Let's start off with a little piece I found in my e-mail from Lion Brand yarns. The lady who posted this is a dedicated knitter and a nice sense of humor. Enjoy.
As you may know John Aravosis has had some nasty run-ins with Blue Cross/Blue Shield. He has detailed some of it lately on Americablog. Today he provided a link to a post on the DailyKos concerning a law suit filed by a New Jersey hospital against the New Jersey Blue Cross/Blue Shield affiliate. If even a fraction of the allegations against the company are proven in court, it constitutes a very good argument for some kind of public plan for health insurance. I doubt it will get to court. These companies are very good at settling and then binding everyone's tongues with non-disclosure agreements. Kay mentioned in her comments yesterday that, though something needed to be done, she wasn't sure we should trust the government to do it. Given the recent past I understand her misgivings. Problem is--I don't trust the private insurance industry bureaucrats to do a better job. And they are getting a hell of a lot more money to do it. Health care should not be an industry where the concern for profit at any cost rules all considerations. Right now--it is.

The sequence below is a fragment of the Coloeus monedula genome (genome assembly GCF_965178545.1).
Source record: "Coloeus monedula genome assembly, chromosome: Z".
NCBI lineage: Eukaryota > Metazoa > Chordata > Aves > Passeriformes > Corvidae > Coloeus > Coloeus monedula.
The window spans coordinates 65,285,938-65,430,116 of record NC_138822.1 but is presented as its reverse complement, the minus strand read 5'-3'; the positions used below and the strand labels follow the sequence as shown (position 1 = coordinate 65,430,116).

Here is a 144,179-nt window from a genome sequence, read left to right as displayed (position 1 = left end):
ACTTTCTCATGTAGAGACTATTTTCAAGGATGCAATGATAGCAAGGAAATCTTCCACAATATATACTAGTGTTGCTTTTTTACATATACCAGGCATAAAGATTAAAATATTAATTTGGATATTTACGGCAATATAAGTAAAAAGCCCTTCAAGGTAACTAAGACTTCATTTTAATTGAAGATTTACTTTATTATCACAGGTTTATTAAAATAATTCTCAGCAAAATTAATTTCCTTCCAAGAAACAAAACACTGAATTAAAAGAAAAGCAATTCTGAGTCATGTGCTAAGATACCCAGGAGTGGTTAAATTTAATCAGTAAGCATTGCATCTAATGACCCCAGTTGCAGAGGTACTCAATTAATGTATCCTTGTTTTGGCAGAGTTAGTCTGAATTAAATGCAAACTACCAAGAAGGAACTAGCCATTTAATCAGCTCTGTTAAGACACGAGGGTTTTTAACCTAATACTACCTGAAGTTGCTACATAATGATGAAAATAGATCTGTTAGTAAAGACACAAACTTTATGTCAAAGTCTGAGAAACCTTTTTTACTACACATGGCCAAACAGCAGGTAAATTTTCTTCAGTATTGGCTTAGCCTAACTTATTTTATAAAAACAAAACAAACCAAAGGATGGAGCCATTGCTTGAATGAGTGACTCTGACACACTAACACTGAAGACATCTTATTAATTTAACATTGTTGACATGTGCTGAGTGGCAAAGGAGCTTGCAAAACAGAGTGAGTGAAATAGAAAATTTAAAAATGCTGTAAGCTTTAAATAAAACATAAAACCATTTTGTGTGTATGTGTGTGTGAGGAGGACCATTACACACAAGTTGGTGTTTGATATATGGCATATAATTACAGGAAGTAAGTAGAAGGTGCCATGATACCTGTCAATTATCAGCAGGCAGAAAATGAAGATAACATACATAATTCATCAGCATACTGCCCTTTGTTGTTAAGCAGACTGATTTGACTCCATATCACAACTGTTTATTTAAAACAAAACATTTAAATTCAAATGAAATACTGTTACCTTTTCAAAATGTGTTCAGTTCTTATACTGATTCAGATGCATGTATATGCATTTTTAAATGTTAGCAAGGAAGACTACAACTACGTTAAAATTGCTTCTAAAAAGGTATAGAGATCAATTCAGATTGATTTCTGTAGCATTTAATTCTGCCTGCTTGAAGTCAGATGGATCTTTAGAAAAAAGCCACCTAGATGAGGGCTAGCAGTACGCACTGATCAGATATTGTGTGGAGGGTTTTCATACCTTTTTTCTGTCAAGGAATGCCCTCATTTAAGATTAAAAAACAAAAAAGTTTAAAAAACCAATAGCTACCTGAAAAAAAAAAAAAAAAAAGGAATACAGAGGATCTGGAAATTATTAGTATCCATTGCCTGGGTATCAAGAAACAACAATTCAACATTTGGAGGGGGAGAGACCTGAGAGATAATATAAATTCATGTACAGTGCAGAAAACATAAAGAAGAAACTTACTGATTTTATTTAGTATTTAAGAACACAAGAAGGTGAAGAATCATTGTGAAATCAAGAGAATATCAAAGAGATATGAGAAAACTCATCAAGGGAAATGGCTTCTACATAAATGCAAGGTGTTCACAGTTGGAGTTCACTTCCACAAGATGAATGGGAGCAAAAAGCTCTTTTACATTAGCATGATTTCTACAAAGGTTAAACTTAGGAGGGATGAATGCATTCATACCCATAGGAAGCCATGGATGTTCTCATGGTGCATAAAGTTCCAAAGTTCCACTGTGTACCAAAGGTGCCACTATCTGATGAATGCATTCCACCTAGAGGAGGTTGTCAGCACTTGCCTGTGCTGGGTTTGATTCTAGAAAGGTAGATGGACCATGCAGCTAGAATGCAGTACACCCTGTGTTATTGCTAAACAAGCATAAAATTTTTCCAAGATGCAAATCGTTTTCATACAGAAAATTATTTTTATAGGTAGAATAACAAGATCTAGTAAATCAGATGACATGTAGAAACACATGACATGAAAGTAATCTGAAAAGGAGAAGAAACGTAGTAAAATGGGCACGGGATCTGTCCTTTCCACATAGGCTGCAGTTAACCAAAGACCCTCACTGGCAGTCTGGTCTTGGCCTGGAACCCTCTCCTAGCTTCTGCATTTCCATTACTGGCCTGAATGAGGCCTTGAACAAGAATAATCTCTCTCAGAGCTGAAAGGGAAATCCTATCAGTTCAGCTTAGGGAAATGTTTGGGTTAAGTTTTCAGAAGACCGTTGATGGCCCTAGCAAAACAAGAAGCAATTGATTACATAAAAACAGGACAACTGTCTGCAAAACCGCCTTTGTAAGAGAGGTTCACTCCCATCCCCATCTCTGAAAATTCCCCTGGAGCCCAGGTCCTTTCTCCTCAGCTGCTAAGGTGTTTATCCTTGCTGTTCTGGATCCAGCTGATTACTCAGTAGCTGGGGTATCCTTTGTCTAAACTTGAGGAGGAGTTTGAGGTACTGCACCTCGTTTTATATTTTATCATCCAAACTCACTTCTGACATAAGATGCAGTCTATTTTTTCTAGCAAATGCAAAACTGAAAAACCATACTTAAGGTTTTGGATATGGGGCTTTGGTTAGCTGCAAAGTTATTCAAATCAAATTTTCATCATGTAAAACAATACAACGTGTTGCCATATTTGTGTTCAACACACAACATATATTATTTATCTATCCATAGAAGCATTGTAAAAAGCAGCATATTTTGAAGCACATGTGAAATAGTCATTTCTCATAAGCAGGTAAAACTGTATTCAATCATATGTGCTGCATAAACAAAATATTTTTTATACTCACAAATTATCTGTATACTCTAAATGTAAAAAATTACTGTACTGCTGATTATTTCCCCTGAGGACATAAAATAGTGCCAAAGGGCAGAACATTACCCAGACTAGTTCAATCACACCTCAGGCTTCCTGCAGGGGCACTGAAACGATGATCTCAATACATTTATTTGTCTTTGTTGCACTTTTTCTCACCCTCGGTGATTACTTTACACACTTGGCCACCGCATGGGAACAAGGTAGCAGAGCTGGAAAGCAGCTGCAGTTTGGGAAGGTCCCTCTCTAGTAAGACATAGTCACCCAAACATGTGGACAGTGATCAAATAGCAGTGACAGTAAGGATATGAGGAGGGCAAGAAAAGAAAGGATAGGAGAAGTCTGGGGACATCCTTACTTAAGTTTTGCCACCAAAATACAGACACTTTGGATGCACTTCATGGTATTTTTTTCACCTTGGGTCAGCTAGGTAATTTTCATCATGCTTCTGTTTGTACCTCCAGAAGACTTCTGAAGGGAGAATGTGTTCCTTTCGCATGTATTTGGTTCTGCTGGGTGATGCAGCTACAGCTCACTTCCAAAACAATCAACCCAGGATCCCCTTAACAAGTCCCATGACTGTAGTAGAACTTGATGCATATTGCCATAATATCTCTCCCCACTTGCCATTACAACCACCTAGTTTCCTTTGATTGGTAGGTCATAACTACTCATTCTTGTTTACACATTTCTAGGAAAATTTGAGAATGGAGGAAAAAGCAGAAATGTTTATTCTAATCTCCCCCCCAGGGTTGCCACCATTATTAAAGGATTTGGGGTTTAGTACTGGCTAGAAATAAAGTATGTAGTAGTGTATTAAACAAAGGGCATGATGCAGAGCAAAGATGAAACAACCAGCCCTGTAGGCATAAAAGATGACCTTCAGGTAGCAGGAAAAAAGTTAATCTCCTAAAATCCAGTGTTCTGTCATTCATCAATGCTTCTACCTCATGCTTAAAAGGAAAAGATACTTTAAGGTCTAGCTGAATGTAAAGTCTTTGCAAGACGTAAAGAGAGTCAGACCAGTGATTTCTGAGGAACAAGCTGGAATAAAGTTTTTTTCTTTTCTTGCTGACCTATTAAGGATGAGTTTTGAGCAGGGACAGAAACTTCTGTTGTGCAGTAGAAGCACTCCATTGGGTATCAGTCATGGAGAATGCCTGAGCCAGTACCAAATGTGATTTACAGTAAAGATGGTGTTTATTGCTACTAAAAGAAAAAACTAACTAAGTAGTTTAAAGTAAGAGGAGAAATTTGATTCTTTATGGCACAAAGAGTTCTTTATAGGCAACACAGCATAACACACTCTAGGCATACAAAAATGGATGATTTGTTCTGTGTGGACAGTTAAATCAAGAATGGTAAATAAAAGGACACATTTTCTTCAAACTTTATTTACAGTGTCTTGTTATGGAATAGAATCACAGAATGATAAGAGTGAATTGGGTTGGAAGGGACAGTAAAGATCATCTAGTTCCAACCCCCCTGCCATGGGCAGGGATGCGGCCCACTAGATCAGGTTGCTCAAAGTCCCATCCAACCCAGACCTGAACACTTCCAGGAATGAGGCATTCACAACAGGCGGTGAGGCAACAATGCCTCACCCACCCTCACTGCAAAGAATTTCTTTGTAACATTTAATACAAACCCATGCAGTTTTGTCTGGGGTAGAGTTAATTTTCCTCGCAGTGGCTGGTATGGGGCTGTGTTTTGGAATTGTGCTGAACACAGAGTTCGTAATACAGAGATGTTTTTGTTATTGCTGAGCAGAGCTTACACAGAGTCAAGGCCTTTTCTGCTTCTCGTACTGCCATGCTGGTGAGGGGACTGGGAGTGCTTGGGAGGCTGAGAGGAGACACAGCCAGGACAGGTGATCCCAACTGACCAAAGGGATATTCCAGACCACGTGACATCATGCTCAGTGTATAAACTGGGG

Robert Reich has posted a piece on TPMCafe today that echoes thought that have gone through my mind as I watched the stock markets rocket upward over the last week. The most frequent refrain from the mouths of the talking heads has been how profits have been up providing somewhat better than expected reports from a wide array of companies. A couple have noted that these reports come after draconian cost cutting by those same companies. And fewer yet have noted that the costs cut come overwhelmingly from labor cuts. None have noted as Reich has that such profits are not sustainable. Why? Because the companies are not bringing in any new revenue. The earnings they are reporting are not due to the equation which shows steady or slightly reduced costs off setting increased revenue. They came because revenue has held steady or only slightly decline while costs have declined far more drastically. They only way this surprising increase in profits can continue is if they bring in more revenue (aka--sell more goods) and they won't do that until the purchaser start buying more. Tell me--who is going to increase their buying if they have no job, or if they feel their job is insecure, or if they have to take large cuts in their hours or wages in order to keep their jobs?